There’s lots of great TV to watch which is perfect for these cold, dark evenings when all I want to do is snuggle up on the sofa with my crochet. On the weekend I watched The Swimmers which is about two professional Syrian female swimmers who make the trip from Syria to Germany as refugees. They cross the sea to Greece in an overcrowded dinghy and have to spend hours swimming in the ocean to prevent the boat from sinking. It is frightening to watch.
There’s a scene in the movie of a mountain of lifejackets in Greece left by the hundreds of thousands of refugees who made the journey. I wondered if this was true so looked it up and indeed it is: The lifejacket ‘mountains’ of Lesbos. I guess it’s too much to expect the people smugglers to have a conscience and take them back for the next group?
What has happened to all the life jackets now I wonder? Are they still there? An article from 2019 suggests they were still there then and amounted to about 12,000 cubic metres of waste. Another article from 2018 reports how they are being repurposed into other items. I couldn’t find anything more recent than 2019.
We also watched The Crown recently and I was a bit disappointed by it. I felt the other seasons were better. In previous seasons they weaved Royal family dramas around historical events like the Suez Canal crisis or the London Fog. This series felt more like a soap opera with too much emphasis on the marital problems of Charles and Diana which, frankly, I’m not particularly interested in. I felt Diana’s character was lacking in substance too. Diana did so many good things for charity when she was alive but this series had her sitting watching TV for much of it. I also felt the Queen was poorly cast. Perhaps I couldn’t get past Imelda Staunton as Umbridge from Harry Potter but I found her portrayal to be unfriendly and lacking warmth.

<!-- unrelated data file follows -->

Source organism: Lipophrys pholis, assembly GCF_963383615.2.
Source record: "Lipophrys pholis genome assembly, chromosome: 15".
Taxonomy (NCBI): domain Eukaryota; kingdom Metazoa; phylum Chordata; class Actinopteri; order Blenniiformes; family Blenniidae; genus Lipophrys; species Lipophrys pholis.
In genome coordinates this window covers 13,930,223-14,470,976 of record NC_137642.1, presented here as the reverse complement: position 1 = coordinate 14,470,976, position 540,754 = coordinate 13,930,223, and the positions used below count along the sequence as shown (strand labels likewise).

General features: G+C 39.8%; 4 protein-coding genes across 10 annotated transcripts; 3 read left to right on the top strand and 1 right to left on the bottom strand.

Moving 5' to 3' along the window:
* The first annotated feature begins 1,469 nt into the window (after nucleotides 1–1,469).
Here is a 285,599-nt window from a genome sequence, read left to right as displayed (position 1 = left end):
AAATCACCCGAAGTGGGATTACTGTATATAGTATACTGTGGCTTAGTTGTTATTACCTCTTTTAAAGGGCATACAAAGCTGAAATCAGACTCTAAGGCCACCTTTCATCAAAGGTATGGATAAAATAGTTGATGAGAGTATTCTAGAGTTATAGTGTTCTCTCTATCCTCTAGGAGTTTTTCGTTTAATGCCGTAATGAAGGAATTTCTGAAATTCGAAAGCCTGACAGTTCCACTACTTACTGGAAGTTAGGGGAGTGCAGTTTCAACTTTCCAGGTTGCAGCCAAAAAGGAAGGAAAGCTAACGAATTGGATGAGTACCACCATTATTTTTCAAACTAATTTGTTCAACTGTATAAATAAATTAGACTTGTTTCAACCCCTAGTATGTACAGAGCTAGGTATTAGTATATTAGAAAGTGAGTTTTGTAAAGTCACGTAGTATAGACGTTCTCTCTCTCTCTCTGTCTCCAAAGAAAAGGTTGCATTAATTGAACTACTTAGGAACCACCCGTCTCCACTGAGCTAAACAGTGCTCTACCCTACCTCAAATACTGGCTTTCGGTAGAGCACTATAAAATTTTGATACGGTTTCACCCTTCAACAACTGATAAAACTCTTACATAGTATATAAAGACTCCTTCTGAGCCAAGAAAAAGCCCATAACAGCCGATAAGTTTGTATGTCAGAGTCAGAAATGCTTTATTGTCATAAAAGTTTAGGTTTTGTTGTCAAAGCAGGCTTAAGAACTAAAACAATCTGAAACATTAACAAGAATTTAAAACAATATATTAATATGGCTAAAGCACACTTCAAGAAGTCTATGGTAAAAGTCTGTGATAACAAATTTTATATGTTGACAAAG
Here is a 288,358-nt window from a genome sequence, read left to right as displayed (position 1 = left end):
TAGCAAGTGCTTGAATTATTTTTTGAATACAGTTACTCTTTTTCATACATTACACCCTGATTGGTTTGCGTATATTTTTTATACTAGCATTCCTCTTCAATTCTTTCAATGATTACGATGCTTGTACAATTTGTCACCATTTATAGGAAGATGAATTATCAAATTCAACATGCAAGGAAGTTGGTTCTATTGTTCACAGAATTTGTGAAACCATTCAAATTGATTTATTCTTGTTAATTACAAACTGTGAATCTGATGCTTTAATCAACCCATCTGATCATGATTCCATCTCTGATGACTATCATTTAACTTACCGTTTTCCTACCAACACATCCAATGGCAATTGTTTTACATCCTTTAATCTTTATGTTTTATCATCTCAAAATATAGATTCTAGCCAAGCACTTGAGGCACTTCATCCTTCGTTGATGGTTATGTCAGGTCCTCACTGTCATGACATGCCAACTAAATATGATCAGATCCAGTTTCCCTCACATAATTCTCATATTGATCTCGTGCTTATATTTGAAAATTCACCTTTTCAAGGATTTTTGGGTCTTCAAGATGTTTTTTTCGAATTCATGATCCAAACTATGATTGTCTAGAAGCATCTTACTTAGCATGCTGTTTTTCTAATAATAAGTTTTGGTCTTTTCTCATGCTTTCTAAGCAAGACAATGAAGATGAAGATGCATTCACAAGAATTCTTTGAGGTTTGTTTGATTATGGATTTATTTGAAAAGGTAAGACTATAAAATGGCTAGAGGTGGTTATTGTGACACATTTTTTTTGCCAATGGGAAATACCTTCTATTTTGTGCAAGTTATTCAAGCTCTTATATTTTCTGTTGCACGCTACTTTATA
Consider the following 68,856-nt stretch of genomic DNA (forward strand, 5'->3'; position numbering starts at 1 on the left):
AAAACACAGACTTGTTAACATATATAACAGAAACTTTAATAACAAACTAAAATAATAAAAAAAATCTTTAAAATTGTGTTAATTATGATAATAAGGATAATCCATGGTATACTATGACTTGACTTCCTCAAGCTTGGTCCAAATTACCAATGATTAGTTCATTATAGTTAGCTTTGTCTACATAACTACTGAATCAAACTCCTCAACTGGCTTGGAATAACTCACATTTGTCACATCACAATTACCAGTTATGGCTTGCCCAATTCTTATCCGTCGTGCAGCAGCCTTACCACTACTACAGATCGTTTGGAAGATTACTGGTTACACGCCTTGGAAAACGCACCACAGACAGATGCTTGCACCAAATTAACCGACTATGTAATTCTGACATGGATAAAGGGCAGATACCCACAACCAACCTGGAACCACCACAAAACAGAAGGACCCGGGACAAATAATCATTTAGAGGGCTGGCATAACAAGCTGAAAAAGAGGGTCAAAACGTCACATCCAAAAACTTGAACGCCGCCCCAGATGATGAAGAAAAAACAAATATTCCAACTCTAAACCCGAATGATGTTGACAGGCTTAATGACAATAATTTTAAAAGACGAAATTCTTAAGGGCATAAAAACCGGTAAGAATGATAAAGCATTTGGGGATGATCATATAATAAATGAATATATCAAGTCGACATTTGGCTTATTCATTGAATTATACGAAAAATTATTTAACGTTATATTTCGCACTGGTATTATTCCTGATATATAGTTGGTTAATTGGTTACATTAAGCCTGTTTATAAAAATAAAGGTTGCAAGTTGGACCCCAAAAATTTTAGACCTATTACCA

One show I highly recommend is The Hour, another brilliant TV series set during the Suez Canal crisis that depicts the BBC struggling to report the news freely at a time when the BBC was banned from reporting for 14 days on any topic that was about to be debated in parliament. Can you imagine that? Those are the topics exactly that should be debated and fortunately this rule was scrapped in 1957. We take our free press for granted here but it wasn’t always this way and I suspect we are now an exception in a world where most of the press is not free. We have fantastic journalism in the UK especially investigative reporting. And of course we are all free to criticise our leaders as much and as often as we want.